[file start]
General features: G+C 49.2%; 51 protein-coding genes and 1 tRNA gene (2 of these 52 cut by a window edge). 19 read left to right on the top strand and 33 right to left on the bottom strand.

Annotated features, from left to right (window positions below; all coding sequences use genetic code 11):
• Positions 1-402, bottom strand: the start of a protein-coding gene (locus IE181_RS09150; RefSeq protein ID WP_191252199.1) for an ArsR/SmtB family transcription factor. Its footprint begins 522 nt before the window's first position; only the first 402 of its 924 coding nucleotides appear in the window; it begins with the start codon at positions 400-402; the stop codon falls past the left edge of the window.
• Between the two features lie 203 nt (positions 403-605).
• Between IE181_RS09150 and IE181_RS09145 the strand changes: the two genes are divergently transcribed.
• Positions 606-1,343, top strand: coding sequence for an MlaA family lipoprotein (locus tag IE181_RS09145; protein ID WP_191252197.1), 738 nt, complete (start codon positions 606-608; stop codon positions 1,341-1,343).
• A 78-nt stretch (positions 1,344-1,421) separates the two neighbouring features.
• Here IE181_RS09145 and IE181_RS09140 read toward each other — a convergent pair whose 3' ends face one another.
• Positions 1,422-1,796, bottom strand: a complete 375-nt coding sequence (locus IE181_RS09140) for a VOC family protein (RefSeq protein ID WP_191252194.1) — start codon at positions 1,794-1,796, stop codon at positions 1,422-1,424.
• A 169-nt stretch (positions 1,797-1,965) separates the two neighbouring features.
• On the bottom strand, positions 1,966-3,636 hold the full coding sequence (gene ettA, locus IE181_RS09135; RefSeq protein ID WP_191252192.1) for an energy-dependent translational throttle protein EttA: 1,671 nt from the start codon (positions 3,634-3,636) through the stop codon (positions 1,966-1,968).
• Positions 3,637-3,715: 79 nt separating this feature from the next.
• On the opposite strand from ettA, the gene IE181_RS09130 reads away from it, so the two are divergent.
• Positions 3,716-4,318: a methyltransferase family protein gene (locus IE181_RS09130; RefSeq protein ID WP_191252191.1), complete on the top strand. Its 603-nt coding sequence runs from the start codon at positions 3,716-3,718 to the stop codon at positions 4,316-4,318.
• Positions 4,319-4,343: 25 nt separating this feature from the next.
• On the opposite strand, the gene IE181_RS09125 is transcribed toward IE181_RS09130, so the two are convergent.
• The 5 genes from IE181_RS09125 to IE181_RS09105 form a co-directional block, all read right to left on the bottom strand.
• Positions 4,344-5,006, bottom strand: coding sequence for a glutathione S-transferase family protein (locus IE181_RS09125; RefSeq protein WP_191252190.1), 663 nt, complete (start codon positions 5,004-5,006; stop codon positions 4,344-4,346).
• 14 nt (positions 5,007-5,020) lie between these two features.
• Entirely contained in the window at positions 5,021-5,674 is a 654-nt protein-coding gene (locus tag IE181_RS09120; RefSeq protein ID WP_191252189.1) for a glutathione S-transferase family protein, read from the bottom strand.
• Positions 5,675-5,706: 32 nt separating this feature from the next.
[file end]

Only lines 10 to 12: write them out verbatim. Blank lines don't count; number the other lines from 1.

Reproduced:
• A 169-nt stretch (positions 1,797-1,965) separates the two neighbouring features.
• On the bottom strand, positions 1,966-3,636 hold the full coding sequence (gene ettA, locus IE181_RS09135; RefSeq protein ID WP_191252192.1) for an energy-dependent translational throttle protein EttA: 1,671 nt from the start codon (positions 3,634-3,636) through the stop codon (positions 1,966-1,968).
• Positions 3,637-3,715: 79 nt separating this feature from the next.